There are numerous processes encountered in nature and industry where the deformation of fluid-fluid interfaces is of central importance. Examples from nature include deformation of the red blood cell in small capillaries, cell division and structure and composition of the tear film. Industrial applications include the processing of emulsions and foams, and the atomization of droplets in ink-jet printing. In our laboratory, fundamental research is in progress to understand the orientation and deformation of monolayers at the molecular level. These experiments employ state of the art optical methods such as polarization modulated dichroism, fluorescence microscopy, and Brewster angle microscopy to obtain in situ measurements of polymer films and small molecule amphiphile monolayers subject to flow. Langmuir troughs are used as the experimental platform so that the thermodynamic state of the monolayers can be systematically controlled. For the first time, well characterized, homogeneous surface flows have been developed, and real time measurements of molecular and microdomain orientation have been obtained. These microstructural experiments are complemented by measurements of the macroscopic, mechanical properties of the films.
Assistant Professor of Chemical Engineering
Current Research and Scholarly InterestsHow do we design biological systems as “smart medicine” that sense patients’ states, process the information, and respond accordingly? To realize this vision, we will tackle fundamental challenges across different levels of complexity, such as (1) protein components that minimize their crosstalk with human cells and immunogenicity, (2) biomolecular circuits that function robustly in different cells and are easy to deliver, (3) multicellular consortia that communicate through scalable channels, and (4) therapeutic modules that interface with physiological inputs/outputs. Our engineering targets include biomolecules, molecular circuits, viruses, and cells, and our approach combines quantitative experimental analysis with computational simulation. The molecular tools we build will be applied to diverse fields such as neurobiology and cancer therapy.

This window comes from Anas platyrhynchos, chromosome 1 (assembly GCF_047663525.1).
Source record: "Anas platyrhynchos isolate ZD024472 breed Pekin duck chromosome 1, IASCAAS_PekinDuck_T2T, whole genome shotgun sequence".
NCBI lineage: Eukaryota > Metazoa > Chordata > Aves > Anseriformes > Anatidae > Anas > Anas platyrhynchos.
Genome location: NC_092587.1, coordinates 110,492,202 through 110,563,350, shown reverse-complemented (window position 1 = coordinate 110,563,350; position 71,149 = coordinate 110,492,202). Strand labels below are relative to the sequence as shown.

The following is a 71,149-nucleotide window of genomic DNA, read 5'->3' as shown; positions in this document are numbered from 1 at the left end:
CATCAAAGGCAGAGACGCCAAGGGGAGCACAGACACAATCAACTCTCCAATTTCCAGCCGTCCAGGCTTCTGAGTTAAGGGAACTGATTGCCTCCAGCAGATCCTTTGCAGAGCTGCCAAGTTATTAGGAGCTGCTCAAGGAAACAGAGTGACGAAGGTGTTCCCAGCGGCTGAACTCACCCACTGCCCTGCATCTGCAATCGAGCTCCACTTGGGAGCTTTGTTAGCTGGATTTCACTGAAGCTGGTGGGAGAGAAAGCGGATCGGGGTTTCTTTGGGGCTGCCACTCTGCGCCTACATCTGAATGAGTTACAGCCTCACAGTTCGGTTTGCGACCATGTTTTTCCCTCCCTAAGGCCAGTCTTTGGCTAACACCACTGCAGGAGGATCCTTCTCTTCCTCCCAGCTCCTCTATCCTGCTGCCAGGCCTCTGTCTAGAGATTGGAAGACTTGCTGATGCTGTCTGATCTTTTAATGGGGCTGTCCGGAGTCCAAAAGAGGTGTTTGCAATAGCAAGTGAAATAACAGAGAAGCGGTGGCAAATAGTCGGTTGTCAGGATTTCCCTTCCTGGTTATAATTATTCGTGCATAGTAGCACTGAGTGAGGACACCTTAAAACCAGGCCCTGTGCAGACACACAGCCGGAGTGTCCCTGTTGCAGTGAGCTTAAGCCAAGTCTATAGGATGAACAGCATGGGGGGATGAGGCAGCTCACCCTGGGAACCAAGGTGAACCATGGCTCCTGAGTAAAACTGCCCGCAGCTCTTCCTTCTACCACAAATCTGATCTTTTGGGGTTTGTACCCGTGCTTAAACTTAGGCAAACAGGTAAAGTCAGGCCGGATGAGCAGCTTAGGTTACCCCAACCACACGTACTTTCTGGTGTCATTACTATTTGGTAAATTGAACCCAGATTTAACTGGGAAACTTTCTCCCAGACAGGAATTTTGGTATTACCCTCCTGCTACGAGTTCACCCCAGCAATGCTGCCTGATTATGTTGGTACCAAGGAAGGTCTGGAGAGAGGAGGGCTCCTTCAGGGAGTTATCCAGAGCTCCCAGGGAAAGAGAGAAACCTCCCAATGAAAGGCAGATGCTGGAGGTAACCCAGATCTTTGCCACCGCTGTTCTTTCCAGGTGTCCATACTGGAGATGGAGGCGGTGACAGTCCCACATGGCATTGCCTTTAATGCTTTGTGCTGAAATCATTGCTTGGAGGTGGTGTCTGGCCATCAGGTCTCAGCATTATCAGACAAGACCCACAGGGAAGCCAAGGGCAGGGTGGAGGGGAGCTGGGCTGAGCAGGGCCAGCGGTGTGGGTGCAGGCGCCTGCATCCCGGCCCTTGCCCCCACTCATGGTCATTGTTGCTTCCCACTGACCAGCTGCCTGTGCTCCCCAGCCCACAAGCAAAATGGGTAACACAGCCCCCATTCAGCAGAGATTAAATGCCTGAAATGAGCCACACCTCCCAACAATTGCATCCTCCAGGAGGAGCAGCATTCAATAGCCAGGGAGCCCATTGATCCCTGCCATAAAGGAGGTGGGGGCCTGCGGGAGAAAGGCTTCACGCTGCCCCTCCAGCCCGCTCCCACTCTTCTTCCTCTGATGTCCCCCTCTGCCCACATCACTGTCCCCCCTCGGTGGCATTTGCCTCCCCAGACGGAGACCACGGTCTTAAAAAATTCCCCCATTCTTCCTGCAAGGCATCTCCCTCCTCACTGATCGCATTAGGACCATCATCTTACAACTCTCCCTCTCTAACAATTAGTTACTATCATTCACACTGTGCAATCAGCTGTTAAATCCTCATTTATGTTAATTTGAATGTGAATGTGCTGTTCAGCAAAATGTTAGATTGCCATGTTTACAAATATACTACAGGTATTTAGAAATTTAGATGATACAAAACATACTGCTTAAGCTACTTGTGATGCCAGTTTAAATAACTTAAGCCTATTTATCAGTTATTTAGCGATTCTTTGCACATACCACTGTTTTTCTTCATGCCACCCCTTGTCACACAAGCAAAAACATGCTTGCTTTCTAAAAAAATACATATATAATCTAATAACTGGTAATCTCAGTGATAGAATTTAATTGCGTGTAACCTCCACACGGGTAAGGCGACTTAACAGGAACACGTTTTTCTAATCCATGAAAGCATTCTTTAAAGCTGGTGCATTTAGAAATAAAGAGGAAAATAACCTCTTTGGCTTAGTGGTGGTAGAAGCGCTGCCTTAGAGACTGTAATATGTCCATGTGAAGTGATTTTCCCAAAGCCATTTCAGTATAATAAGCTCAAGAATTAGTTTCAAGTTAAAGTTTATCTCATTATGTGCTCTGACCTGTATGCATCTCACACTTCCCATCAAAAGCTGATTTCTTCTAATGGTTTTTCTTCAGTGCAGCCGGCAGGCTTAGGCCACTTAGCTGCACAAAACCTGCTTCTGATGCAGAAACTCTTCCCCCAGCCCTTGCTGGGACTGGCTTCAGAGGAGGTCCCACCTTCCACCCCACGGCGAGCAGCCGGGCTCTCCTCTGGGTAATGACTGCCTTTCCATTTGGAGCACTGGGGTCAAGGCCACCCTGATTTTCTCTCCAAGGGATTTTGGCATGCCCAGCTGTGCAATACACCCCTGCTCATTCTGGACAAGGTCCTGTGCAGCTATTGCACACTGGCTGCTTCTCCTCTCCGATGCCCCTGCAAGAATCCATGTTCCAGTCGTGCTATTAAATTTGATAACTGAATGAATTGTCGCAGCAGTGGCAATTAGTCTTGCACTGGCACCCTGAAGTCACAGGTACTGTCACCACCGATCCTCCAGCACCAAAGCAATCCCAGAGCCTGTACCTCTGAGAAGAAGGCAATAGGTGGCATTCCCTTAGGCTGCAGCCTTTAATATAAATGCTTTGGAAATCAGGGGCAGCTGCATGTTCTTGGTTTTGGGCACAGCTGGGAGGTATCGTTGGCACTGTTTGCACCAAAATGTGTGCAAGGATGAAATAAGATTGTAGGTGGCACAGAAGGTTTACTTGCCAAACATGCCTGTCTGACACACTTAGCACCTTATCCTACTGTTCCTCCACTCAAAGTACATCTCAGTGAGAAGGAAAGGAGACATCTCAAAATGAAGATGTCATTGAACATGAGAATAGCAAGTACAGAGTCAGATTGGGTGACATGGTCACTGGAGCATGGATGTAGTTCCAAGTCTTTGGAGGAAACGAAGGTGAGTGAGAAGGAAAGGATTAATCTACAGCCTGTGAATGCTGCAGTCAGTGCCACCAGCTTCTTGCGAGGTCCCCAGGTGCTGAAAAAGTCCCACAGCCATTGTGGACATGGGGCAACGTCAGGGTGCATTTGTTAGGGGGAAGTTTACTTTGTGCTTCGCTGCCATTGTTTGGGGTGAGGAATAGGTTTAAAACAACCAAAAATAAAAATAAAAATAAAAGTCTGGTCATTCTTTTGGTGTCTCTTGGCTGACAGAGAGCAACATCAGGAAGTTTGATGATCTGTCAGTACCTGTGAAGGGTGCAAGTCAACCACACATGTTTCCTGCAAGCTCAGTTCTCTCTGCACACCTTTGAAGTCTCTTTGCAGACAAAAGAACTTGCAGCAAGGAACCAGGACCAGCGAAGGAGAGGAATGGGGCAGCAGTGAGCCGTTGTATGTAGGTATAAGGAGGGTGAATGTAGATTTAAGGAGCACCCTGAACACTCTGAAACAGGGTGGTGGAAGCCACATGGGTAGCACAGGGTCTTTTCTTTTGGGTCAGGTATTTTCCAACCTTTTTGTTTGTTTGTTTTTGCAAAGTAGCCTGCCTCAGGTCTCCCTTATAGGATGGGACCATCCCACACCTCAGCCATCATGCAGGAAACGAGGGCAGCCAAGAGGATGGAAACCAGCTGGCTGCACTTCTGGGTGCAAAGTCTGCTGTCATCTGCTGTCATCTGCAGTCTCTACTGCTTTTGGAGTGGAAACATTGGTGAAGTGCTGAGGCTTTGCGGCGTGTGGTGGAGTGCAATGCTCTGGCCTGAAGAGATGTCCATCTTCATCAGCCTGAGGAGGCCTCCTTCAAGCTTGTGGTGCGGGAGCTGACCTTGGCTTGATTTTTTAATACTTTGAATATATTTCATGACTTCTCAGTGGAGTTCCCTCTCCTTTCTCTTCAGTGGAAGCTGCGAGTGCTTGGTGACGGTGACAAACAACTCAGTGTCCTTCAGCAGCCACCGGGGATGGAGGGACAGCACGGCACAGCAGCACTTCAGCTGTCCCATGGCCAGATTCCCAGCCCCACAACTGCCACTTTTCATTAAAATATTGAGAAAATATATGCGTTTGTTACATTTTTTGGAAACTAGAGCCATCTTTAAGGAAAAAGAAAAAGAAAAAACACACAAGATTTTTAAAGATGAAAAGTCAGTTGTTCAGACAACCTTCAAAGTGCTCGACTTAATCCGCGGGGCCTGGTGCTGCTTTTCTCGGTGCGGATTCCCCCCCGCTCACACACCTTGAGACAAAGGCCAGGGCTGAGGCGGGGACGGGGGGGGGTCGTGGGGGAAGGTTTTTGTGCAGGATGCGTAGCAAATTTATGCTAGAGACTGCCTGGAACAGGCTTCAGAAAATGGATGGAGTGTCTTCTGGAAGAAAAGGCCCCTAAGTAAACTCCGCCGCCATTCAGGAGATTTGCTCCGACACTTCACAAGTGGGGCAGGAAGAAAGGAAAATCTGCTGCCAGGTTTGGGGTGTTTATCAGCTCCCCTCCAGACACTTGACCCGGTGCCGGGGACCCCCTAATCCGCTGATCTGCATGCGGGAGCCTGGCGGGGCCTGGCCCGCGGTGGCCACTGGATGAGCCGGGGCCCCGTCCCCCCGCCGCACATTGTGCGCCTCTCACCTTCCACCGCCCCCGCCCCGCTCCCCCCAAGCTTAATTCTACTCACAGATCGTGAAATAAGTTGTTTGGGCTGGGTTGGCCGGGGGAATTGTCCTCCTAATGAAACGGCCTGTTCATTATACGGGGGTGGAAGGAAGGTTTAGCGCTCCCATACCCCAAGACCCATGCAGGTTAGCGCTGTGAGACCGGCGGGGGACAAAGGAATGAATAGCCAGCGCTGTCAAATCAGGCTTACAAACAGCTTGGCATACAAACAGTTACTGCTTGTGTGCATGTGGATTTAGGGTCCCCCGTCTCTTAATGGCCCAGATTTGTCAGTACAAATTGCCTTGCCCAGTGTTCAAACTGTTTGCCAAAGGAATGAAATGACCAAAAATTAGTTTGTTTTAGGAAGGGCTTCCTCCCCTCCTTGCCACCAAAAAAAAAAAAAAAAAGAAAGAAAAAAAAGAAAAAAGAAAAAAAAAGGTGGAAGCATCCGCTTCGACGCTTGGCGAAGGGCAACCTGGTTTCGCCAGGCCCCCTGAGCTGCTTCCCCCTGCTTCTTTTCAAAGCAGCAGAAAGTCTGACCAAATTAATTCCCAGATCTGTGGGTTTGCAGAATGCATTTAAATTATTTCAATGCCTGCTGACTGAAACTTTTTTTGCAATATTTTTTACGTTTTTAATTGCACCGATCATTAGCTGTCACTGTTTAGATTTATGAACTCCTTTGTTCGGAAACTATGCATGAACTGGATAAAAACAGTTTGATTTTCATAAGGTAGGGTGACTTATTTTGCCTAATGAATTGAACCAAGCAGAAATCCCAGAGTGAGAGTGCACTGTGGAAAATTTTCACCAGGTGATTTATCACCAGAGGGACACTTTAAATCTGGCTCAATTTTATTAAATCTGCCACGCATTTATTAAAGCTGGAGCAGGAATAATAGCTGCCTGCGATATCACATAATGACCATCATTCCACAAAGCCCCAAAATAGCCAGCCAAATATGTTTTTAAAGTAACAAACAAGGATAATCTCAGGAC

Director, Geballe Laboratory for Advanced Materials (GLAM), Professor of Materials Science and Engineering and, by courtesy, of Bioengineering and of Chemical Engineering
Current Research and Scholarly InterestsProtein engineering
Professor of Biochemistry and, by courtesy, of Chemical EngineeringOn Leave from 06/01/2023 To 04/30/2024
Current Research and Scholarly InterestsOur research is aimed at understanding the chemical and physical behavior underlying biological macromolecules and systems, as these behaviors define the capabilities and limitations of biology. Toward this end we study folding and catalysis by RNA, as well as catalysis by protein enzymes.
Prof./Dr. Tomoya Higashihara
Visiting Professor, Chemical Engineering
BioTomoya Higashihara was born in Kagawa, Japan, and received his B.Eng., M.Eng., and D.Eng. degrees from Tokyo Institute of Technology (Tokyo Tech.) in 2000, 2002, and 2005, respectively, under the supervision of Prof. Akira Hirao. During 2005-2008, he joined postdoctoral research at University of Massachusetts Lowell, USA, under the supervision of Prof. Rudolf Faust. Then, he became an assistant professor at Tokyo Tech. (Prof. Mitsuru Ueda’s laboratory) in 2008. He was promoted to become an associate professor (PI) and a full professor (PI) at Yamagata University in 2013 and 2019, respectively. In 2022, he became a director of Research Center for Organic Electronics (ROEL), Yamagata University, Japan, as a concurrent post. In 2023, he is joining Prof. Zhenan Bao’s group at Stanford University as a visiting professor.
2020 Hitachi Chemical Award (The Society of Polymer Science, Japan)
2015 Award for Encouragement of Research in Polymer Science (The Society of Polymer Science, Japan)
2009 Award for Young Engineering Scientist (Tokyo Institute of Technology, Japan)